02 April 2013

Family Farms vs. Corporate Concentration

We've seen the movies on public television about factory farming.  Maybe we've gone to a showing of a local film about farming, but do we really know what's happening with the backbone of agriculture?  How do our smaller family farms stack up against those giant corporations and what is "corporate concentration?"

Simply put, corporate concentration is the amount of control that a few large corporations have over the food sector in our country.  As a matter of fact, corporate concentration in United States agriculture is quite high, affecting everything from how farmers grow our food to how its marketed to the consumer.  This trend has forced many families off their farms and even out of the farming business. 

What does this mean for you, the consumer?  It leads to higher food prices and less choice at the market.  USDA data shows that the cost of food to the consumer has risen steadily over the past twenty years. 

What does it mean for the farmer?  A farmers' profit margin is already slim; about break even or many times below a break even value.  The farmer is squeezed on both ends; first by the corporate sales giants who sell farmers equipment, machinery, seed and fertilizer; charging the farmers exorbitant prices and then on the sales end from large corporate buyers forcing them to take less money for a crop the farmer needs to sell.  

I can't tell you how many times we have faced these situations.  It is not uncommon in the produce business to have a crop shipped to the broker on an open invoice that left the packing house in beautiful condition, to only be told by the broker that only a portion of the crop was sold effectively only paying the farmer for x number of bushels, when they actually produced and shipped more than that.  And who laid out the expense for those crops?  The farmers of course.  The broker holds no responsibility other than to sell the crop and profit.  Many times the missing bushels are sold out the back door, or not sold at all and dumped for whatever reason.  On top of not getting paid for those bushels of produce, the farmer has to pay commission, shipping, handling and dumping fees on the total load. I do have to say that not all brokers are like this, but it is difficult to find a good one.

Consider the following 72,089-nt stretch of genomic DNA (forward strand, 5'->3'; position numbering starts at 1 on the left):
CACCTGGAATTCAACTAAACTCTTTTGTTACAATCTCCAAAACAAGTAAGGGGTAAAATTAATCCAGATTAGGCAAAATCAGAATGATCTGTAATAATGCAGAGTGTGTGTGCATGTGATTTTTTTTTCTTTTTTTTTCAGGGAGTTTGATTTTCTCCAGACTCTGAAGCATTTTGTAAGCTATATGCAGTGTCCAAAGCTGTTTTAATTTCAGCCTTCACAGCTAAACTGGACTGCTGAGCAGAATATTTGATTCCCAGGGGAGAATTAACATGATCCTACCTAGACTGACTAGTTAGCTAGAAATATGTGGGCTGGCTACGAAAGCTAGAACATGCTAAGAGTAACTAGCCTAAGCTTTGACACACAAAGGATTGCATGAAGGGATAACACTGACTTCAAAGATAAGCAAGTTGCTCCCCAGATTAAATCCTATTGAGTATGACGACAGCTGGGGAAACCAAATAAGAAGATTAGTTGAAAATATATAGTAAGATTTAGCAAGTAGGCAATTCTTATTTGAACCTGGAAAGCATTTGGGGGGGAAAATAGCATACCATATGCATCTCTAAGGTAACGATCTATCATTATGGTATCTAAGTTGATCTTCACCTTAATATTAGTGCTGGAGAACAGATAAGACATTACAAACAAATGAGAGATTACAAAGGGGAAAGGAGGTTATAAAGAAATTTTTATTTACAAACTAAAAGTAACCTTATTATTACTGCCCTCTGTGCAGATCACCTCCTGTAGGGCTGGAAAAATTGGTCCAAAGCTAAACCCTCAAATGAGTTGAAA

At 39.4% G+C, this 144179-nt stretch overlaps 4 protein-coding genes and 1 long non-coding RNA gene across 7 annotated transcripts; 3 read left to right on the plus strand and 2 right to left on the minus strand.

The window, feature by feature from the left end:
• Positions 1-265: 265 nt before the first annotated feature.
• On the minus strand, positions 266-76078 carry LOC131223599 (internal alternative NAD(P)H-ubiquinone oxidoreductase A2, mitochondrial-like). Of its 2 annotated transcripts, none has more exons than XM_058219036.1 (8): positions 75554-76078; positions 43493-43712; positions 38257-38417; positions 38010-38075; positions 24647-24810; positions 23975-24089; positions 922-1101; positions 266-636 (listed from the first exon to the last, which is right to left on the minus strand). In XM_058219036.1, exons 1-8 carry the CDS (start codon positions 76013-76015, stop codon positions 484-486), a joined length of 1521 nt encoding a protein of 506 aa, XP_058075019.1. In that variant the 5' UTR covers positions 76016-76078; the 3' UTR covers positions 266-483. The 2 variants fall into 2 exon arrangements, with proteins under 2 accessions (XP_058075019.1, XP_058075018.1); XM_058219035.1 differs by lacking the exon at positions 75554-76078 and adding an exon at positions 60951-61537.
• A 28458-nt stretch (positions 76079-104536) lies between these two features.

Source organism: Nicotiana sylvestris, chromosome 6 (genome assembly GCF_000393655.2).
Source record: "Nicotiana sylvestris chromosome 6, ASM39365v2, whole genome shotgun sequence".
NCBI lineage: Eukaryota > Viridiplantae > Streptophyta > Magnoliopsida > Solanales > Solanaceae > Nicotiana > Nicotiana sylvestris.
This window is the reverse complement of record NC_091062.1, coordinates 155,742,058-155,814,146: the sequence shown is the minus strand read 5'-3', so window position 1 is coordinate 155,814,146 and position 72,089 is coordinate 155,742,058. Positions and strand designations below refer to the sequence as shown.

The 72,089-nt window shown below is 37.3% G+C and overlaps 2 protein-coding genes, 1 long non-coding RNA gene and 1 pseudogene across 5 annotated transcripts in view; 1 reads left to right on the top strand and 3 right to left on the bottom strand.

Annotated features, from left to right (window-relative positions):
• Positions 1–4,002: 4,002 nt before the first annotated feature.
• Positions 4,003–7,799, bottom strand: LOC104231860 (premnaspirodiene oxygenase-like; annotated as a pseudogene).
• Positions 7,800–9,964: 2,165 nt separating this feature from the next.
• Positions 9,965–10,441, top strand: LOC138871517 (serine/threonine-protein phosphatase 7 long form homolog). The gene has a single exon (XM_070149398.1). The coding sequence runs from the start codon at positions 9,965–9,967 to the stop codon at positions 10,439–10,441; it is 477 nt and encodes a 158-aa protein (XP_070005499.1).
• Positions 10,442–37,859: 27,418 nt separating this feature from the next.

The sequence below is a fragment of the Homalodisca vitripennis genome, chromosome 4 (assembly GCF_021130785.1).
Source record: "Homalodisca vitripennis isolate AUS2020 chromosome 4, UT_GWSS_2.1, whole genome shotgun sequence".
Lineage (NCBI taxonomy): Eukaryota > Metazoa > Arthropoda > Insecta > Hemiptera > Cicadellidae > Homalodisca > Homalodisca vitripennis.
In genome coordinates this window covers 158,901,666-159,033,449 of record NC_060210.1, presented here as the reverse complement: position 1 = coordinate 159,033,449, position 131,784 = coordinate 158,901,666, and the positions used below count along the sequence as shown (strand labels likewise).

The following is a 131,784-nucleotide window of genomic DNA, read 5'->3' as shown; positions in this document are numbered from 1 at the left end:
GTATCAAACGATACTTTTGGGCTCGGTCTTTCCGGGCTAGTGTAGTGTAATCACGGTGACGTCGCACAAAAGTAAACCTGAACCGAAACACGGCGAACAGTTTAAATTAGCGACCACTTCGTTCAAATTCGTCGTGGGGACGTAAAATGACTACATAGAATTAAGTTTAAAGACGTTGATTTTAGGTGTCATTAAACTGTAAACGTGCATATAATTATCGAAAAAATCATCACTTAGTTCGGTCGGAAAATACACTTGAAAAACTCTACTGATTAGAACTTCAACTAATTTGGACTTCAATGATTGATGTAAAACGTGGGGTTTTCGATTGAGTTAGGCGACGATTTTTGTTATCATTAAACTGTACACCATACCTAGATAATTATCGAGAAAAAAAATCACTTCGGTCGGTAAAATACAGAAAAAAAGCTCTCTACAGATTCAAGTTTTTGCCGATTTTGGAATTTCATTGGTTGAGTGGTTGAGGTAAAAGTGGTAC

We've even had the opportunity to be in a broker's office and have a large supermarket chain call the broker and tell them that if they want to continue to do business, they'll strike specific invoices off the supermarket's bill, just so they can promote whatever special event it was for on the backs of the growers and that smaller local broker. 

More info on this can be found at Farm Aid's website....yup...the organization founded by Willie Nelson and friends.

The produce business is tough.  Thanks to the local food movement, more and more smaller farmers are selling directly to consumers.  This is such a great opportunity for not only the farmers, but also for the community to learn about how their food is grown and where it comes from.  We are seeing more and more food in this country being imported from other countries.  While it's nice to have typically "out of season" produce whenever we want it, we have to remember that pesticides and the like that have been banned for use here in the U.S. are still used in other some other countries.  Yes, you've heard me say it plenty of times.  Those banned chemicals can end up back here in the U.S. in or on that imported food.


So please, support local businesses by supporting your local family farms.  Find farmers you can buy direct from either by attending farmers’ markets, purchasing a CSA share, or by visiting the farm itself.  There are winter farmers’ markets as well.  Visit your state's  Ag & Markets website for a listing of markets or just search "local farmers' markets."   You'll be healthier for it too!


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